Alan also knew Karl Foerster (1874 – 1970)  a landscape architect and nurseryman from Germany. He didn’t admire him as much as Arends though and that was from the horse’s mouth as it were. Foerster’s Dahlem nursery was behind the Iron Curtain, so his plants tended to take a long time to emerge. Foerster  was the first nurseryman to appreciate the beauty of grasses and he called them “nature’s hair”. There are two grasses named after him. Calamagrostis x acutiflora ‘Karl Foerster’  is a real designer’s plant, because it creates a tight sheath of stems that ascend vertically gradually weathering from green to russet brown. It’s sterile, so doesn’t set seed, and it’s clump-forming. It’s used en masse in America and Germany and designers such as Piet Oudolf always use it.

There’s also another grass, Molinia caerulea subsp. arundinacea ‘Karl Foerster and this turns a wonderful shade of gold in early September from tip to toe. Here it grows near the finely beaded ‘Transparent’. These tall molinias, the ones labelled arundinacea or arundo-like, tend to collapse in early December and have to be cut down. However they do flower from July onwards so they’re still good value.

One of Karl Foerster’s  protégés was Ernst Pagels (1913 -2007 ) and he was undoubtedly the most important German plant breeder of perennials including grasses. I once got the chance to visit his nursery, but turned it down, and now bitterly regret not seeing his nursery drive at Leer, which was planted with some of the 50 varieties of Miscanthus he raised. He made this breakthrough having persuaded an old Miscanthus called ‘Gracillimus’ to flower and set seed under glass. He carried on growing the seedlings, selecting for early flowering and form.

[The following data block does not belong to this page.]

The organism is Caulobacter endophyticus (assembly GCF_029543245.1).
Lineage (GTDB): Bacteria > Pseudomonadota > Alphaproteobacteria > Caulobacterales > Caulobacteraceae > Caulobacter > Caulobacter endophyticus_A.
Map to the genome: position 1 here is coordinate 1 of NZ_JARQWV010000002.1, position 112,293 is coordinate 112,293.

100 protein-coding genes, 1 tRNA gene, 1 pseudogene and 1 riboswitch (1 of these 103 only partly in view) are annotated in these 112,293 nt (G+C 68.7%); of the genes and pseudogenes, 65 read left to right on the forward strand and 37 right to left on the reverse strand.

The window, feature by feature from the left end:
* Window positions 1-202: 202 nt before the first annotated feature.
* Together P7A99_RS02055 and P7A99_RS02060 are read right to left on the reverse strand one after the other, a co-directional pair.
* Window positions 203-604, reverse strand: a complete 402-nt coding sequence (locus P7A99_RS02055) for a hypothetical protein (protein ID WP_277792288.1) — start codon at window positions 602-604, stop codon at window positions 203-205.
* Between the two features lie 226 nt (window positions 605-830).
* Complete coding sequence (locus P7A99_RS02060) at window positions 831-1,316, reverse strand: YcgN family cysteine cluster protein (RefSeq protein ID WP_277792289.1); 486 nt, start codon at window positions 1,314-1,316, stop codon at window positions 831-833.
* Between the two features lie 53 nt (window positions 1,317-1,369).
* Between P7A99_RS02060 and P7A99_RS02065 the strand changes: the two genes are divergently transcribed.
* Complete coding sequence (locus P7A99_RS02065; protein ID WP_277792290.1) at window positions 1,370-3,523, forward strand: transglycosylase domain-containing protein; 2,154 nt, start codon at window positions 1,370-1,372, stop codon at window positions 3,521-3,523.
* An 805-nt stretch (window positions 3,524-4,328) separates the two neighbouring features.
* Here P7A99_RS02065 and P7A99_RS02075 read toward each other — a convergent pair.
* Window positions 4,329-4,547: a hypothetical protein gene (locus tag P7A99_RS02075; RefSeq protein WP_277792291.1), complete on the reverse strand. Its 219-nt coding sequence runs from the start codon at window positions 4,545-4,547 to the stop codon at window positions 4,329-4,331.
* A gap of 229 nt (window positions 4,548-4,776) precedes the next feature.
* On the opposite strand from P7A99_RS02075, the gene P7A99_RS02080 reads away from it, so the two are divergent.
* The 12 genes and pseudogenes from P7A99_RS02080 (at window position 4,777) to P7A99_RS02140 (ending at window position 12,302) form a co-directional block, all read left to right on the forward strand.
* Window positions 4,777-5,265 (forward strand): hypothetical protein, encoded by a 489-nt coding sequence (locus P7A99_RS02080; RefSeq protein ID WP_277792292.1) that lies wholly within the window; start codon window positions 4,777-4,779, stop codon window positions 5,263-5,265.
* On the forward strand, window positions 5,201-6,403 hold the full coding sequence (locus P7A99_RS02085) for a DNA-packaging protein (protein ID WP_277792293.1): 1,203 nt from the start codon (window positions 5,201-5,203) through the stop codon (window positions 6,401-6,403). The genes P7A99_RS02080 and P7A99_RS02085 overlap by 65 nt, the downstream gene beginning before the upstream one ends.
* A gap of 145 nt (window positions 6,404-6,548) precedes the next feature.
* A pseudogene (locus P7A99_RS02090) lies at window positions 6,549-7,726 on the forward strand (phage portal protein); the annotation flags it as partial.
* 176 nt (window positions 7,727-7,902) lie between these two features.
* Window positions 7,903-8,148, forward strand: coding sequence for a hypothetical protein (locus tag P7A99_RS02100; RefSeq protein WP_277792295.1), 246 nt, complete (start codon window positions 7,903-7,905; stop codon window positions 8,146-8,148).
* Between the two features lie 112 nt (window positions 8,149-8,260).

Grasses in winter

When the RHS held a Miscanthus trial at RHS Wisley between 1998 – 2003, there were hundred or so named species and cultivars. A quarter of them had been raised by Pagels and half of those awarded an AGM were raised by him. They included an early maroon-flowerer called ‘Ferner Osten’, literally Far East, and the brown-flowered ‘Ghana’. I use them in my autumn border as fillers between tall herbaceous plants.

The summer borders also contain Ponytail grass, Stipa tenuissima and this was in every show garden at one time. It has fine foliage that develops to bleached straw by summer, but it also shines in winter when the fine filaments take on a bleached look. It’s far less showy than Stipa gigantea which fountains out to produce its own golden rain. If we get a good summer another handsome grass, Stipa barbata, produces ostrich-like long plumes that detach themselves and float round the garden in August. The nib-like ends get wound into the soil by a corkscrew mechanism, operated as the stem twists in damp conditions and then straightens in dry weather. This rather short-lived grass needs warmth and good drainage. Snap it up if you see it though, because it’s rarely for sale ,and my seed heads are in constant demand.  It does self-seed and the seeds germinate if plunged into damp, coarse horticultural sand. Admittedly Stipa barbata is not a winter beauty, but just having it perform in summer is enough.

The puzzling this is that lots of great gardeners are wary about planting grasses and I can’t quite work out why. They should visit Spring Cottage on a bright winter’s day! That all I can say.